Prime Minister Narendra Modi completed eight years in office on May 30. How has he steered the country during this period? Since the expectations were too high, has he been able to fulfil them? What are the hits and misses in these years?

Prime Minister Narendra Modi completed eight years in office on May 30. How has he steered the country during this period? Since the expectations were too high, has he been able to fulfil them? What are the hits and misses in these years? It depends on whom you ask because Mr Modi’s supporters claim that he has saved the country from disaster, while his opponents give a directly opposite reaction.

There have been many hits and a few misses. After Mr Modi became the Prime Minister, he sought ten years to transform the country. He himself said last week, “This month, the NDA government will complete eight years. These eight years have been of resolutions and accomplishments. These eight years have been committed to service, good governance, and welfare of the poor.”

Mr Modi’s government has taken several bold decisions. First of all, the Prime Minister has grown in stature nationally and internationally. He has become the undisputed leader of the BJP and has taken the party to new heights by making it the biggest party in India. In Rajya Sabha, where the party was in a minority in 2014, it is near a majority, now reaching three digits. Geographically, the BJP has also won unconquered areas, particularly in the northeast, where it had no presence. There are still the southern states that the BJP is yet to conquer.

Secondly, Mr Modi has fulfilled most of the core agenda of the Sangh Parivar including building the Ram temple in Ayodhya, repealing Article 370, Citizenship act amendments to provide citizenship for minorities from neighbouring countries, etc. On 5 August 2019, the Modi government took a big decision regarding Jammu and Kashmir. Parliament abolished special rights given to Jammu and Kashmir under Article 370 of the Constitution.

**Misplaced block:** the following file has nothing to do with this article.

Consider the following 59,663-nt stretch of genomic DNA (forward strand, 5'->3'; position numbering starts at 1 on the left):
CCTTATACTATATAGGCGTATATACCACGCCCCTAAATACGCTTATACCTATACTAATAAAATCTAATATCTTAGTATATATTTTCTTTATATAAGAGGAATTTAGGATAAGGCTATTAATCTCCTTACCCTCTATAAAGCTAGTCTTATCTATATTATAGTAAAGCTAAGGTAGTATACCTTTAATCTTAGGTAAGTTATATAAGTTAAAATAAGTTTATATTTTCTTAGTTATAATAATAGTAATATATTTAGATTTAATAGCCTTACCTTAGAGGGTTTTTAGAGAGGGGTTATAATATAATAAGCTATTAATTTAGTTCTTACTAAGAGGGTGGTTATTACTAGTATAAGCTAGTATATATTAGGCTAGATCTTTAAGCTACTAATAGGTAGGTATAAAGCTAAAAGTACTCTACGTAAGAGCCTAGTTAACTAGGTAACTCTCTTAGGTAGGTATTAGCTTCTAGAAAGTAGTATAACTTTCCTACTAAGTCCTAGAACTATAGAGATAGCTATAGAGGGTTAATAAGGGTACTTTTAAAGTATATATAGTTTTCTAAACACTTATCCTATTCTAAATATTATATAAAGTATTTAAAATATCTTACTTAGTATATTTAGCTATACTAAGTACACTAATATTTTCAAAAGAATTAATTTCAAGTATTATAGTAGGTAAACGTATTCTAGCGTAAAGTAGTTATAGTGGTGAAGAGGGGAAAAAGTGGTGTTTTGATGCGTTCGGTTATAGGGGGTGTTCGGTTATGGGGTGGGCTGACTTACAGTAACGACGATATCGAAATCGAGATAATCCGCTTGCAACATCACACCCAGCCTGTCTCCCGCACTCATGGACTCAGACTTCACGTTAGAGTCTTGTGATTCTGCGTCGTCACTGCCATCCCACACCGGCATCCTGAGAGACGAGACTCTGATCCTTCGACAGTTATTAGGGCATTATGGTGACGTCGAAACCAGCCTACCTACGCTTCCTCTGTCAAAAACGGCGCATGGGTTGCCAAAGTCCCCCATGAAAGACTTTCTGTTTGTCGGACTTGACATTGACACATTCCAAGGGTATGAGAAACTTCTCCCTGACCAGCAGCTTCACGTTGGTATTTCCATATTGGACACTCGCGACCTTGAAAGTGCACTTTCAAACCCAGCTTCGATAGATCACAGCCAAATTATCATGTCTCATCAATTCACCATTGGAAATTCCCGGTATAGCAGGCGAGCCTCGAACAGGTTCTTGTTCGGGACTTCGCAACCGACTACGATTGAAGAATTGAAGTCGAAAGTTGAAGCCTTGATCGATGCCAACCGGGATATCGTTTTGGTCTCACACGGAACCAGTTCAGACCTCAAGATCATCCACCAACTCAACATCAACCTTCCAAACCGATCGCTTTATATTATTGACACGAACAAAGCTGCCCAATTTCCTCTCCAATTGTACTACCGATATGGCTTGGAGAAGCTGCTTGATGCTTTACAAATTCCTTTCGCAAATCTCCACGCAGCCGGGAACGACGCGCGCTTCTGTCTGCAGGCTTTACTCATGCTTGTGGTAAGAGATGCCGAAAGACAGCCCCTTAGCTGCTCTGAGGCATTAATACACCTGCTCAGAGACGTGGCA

The Triple Talaq bill passed on 1 August 2019, brought massive relief to Muslim women whose husbands divorced them after saying Talaq thrice. The only remaining thing from the BJP’s core agenda is the uniform civil code.

Thirdly, Mr Modi has decimated the main opposition Congress party. He has also weakened and divided the Opposition. Despite many attempts, the other parties cannot unite even in Parliament. They are more against each other than against the BJP. Fourthly, Mr Modi successfully fought the Covid pandemic that hit the country in 2020. India and the world were unprepared to handle the pandemic. However, Mr Modi took the people, chief ministers, and medical personnel into confidence and devised a strategy. The government encouraged vaccine production and even exported them to needy, neighbouring countries.

However, there were areas which could have been handled better, such as the migration of labour and the loss of jobs.

Fifthly, the Prime Minister has asserted an independent foreign policy. He has also raised India’s profile abroad. Despite pressure from the West, India kept a balanced approach to the Ukraine crisis and refused to give in to any outside force. With turbulence in the Indian neighbourhood, India has tried to help Sri Lanka in its crisis and also Nepal. As far as Pakistan, New Delhi is watching the regime change.

Sixthly, due to the Modi government’s “zero-tolerance” policy against terrorism, India has not seen any major terror attacks since 2014. He has also implemented a muscular policy. For instance, the Indian government avenged the Uri killings on 18 September 2016, by Pakistan by conducting a surgical strike in Pakistan Occupied Kashmir (PoK). The other bold decision was to direct the Indian Air Force to carry out an air strike in Balakot in response to an earlier attack in Pulwama on 26 February 2019.

Though Mr Modi promised to change India’s economic fortunes in 2014, that remains his primary failure, and the pandemic made things worse. The health sector needs massive allocations. The government prioritised the delivery of some critical schemes, including Ayushman Bharat, Ujjwala, Swachch Bharat, PM Awaas, and Jan Dhan, among others. Each of these projects is hailed as ground-breaking by his supporters and catastrophic by the opposition.

In October 2016, Mr Modi took India by surprise with the demonetisation to curb black money, but it was a disaster. But there have been significant structural reforms, such as the bankruptcy law, legislation to regulate the real estate business, and a new framework for monetary policy. The introduction of GST was a breakthrough, although some states have complained about their share of revenues. Opposition parties are critical of rising inflation and fuel prices. The main Opposition party, Congress, has listed spiralling fuel prices, unemployment, state of the economy, condition of farmers, communal situation, a dip in budgetary allocations for many social welfare schemes, and the stand-off at the borders with China as the major failures of the Modi government during its eight years in power.

With two more years left, Mr Modi is looking for a third term, and he might well get it if the Opposition continues to be divided. This will give him a chance to address the unfulfilled items on his agenda.